Velocity Reviews > Java > Computer Science 101 Question - extracting subsets of a collection

# Computer Science 101 Question - extracting subsets of a collection

Lasse Reichstein Nielsen
Guest
Posts: n/a

 08-10-2005
"jan V" <(E-Mail Removed)> writes:

> Now I'm stumped. I can easily picture the "animating dance" of bits
> switching on and off as you increment from 0 to whatever, but I don't see
> the connection with the OP's problem.. can you give us an extra hint?

What if each number represents a subset?

/L
--
Lasse Reichstein Nielsen - http://www.velocityreviews.com/forums/(E-Mail Removed)
DHTML Death Colors: <URL:http://www.infimum.dk/HTML/rasterTriangleDOM.html>
'Faith without judgement merely degrades the spirit divine.'

jan V
Guest
Posts: n/a

 08-10-2005
> > Now I'm stumped. I can easily picture the "animating dance" of bits
> > switching on and off as you increment from 0 to whatever, but I don't

see
> > the connection with the OP's problem.. can you give us an extra hint?

>
> abcd
> 0001
> ----
> d
>
> abcd
> 0010
> ----
> c
>
> abcd
> 0011
> ----
> cd

That is *so* neat. Don't you just love efficient *and* elegant solutions
like that. Cool.

Steve Wampler
Guest
Posts: n/a

 08-10-2005
On Wed, 10 Aug 2005 22:02:30 +0000, jan V wrote:
>>...
>> abcd
>> 0010
>> ----
>> c
>>
>> abcd
>> 0011
>> ----
>> cd

>
> That is *so* neat. Don't you just love efficient *and* elegant solutions
> like that. Cool.

Hmmm, I agree that's a neat approach, but isn't there a fair amount
of gunk that has to be done to complete the solution? For example,
you have to 'walk the bits' to extract the symbols in each subset,
and all the subsets are 'jumbled' (i.e. the length (n-1),(n-2), etc.
collections are interleaved). If I recall correctly, the
OP needed each collection separately. Granted, that's all just
tedium layered on top of the above elegance, and certainly not
hard.

Another approach is to do a breadth-first traversal of the
solution space (which is a DAG), but I'm pretty sure that
approach is well beyond CS 101...

Eric Sosman
Guest
Posts: n/a

 08-10-2005

jan V wrote:
>>>Now I'm stumped. I can easily picture the "animating dance" of bits
>>>switching on and off as you increment from 0 to whatever, but I don't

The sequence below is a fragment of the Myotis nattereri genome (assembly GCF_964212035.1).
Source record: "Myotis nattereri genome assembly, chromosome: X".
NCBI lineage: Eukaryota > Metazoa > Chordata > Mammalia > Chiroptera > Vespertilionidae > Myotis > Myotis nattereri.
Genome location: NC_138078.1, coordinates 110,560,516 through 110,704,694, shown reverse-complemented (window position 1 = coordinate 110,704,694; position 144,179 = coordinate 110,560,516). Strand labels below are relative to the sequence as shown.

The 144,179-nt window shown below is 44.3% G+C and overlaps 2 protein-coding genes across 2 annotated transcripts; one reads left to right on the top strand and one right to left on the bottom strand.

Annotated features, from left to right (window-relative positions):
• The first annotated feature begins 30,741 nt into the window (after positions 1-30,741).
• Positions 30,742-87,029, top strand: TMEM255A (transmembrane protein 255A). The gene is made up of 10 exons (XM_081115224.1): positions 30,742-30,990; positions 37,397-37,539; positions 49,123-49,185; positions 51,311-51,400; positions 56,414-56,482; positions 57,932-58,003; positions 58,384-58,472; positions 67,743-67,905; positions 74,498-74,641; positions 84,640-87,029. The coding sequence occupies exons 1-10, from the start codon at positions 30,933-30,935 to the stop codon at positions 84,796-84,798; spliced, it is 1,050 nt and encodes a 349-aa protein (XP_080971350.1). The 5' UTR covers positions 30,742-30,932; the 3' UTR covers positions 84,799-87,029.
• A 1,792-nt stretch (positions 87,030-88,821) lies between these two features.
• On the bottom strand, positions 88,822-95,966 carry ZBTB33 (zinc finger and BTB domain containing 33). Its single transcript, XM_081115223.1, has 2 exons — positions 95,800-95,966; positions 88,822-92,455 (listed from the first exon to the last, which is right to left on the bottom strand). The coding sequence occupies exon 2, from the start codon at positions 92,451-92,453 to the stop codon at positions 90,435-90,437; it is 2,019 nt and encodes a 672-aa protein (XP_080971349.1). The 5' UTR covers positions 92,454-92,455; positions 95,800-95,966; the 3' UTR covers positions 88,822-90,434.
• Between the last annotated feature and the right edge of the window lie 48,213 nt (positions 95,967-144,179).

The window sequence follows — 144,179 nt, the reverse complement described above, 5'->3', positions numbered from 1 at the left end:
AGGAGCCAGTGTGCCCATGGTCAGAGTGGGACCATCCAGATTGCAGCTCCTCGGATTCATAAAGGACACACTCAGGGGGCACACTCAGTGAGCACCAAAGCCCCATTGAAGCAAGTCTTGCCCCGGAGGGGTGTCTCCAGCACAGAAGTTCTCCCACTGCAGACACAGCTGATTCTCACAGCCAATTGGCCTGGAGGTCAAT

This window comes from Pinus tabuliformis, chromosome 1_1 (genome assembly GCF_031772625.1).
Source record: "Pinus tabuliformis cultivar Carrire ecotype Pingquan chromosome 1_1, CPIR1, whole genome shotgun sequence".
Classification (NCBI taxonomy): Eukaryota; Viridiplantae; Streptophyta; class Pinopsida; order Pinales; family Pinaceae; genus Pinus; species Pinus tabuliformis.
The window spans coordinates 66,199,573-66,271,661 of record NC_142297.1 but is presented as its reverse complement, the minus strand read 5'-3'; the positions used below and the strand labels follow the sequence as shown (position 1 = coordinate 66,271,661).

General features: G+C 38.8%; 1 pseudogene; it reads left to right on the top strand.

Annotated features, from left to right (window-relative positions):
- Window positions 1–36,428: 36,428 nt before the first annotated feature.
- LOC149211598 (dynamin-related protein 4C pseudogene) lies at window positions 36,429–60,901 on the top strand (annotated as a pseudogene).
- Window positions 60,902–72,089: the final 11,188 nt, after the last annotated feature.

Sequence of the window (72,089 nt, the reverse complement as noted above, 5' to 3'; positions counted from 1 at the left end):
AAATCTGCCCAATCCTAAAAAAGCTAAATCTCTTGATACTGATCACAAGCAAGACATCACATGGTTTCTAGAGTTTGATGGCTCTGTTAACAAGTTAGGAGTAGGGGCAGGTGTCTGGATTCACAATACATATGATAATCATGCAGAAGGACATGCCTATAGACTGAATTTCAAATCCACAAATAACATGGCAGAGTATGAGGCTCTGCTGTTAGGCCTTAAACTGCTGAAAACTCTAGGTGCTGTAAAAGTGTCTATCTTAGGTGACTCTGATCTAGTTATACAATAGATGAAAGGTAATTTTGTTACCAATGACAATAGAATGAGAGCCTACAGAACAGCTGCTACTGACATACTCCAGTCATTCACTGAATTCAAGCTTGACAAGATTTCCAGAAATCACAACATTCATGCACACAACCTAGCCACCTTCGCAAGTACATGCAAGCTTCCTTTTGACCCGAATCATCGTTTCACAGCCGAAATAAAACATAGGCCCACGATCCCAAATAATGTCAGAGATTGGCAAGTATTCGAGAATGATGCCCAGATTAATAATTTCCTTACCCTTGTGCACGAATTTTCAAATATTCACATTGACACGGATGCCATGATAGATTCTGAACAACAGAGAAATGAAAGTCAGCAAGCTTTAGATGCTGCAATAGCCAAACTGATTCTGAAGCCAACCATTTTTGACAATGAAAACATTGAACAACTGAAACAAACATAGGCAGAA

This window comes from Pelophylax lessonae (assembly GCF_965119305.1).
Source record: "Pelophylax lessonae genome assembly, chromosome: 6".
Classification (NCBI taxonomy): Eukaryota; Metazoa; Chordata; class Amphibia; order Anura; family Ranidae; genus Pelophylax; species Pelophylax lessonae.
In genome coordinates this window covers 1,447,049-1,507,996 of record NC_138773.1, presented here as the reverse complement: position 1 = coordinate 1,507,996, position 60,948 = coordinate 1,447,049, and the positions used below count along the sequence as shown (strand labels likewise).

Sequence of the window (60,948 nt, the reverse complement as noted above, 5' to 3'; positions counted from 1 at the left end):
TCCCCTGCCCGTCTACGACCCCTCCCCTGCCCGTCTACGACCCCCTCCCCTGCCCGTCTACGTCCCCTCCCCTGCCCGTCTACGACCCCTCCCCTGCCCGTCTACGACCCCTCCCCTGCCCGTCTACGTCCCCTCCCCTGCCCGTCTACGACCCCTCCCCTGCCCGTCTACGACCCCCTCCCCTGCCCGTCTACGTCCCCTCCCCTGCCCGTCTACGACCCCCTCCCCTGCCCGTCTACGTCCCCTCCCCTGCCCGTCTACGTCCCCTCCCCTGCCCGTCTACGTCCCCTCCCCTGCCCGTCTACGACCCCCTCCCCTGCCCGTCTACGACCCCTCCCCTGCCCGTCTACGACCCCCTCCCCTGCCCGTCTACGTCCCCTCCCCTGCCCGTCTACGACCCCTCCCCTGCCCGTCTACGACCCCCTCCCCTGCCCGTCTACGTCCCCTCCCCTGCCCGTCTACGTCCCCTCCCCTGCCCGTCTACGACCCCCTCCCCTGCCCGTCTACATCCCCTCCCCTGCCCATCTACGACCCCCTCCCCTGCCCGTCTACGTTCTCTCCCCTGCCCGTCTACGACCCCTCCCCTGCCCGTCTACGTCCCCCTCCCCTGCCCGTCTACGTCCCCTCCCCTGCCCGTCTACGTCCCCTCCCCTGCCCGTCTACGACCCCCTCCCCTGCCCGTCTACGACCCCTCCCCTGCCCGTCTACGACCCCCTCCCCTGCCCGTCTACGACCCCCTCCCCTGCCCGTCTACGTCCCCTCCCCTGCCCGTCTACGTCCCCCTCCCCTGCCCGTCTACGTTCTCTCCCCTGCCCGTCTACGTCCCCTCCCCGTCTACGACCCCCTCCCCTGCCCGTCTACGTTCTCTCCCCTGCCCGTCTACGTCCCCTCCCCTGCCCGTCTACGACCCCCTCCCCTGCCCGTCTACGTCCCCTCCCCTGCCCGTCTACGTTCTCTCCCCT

>
> see
>
>>>the connection with the OP's problem.. can you give us an extra hint?

>>
>>abcd
>>0001
>>----
>> d
>>
>>abcd
>>0010
>>----
>> c
>>
>>abcd
>>0011
>>----
>> cd

>
>
> That is *so* neat. Don't you just love efficient *and* elegant solutions
> like that. Cool.

For extra credit, give a simple formula for the number
of subsets of a set of N elements. For extra extra credit,
give a plausible reason why the set of all subsets of a
given set is known as its "power set."

<off-topic>

Georg Cantor showed that the cardinality of a set is
strictly less than the cardinality of its power set. This is
"obvious" for finite sets, but Cantor proved that it's true
for infinite sets as well -- thus establishing the existence
of not just one infinity, but an infinitude of infinities of
different sizes.

</off-topic>

We now resume our regularly scheduled programming.

--
(E-Mail Removed)

Roger Varley
Guest
Posts: n/a

 08-11-2005
Actually it's not a "class" question. I used the CS101 in the heading
tongue in cheek because I suspected that I was asking a pretty basic
question. I've spent the last <mumble> years programming in a
commercial enviornment using languages that don't permit recursion (RPG
anyone?) and I'm only just coming to the Java party.

Regards
Roger

jan V
Guest
Posts: n/a

 08-11-2005
> commercial enviornment using languages that don't permit recursion (RPG

Get the sharp wooden stake, and the garlic, QUICK !! RPG in 2005, for
*goodness* sake............. The company you work for must be led by truly
enlightened bosses/managers, eh ? Sheesh.

Eric Sosman
Guest
Posts: n/a

 08-11-2005

jan V wrote:
>>commercial enviornment using languages that don't permit recursion (RPG

>
>
> Get the sharp wooden stake, and the garlic, QUICK !! RPG in 2005, for
> *goodness* sake............. The company you work for must be led by truly
> enlightened bosses/managers, eh ? Sheesh.

That's right: It is a capital offense to fail to stay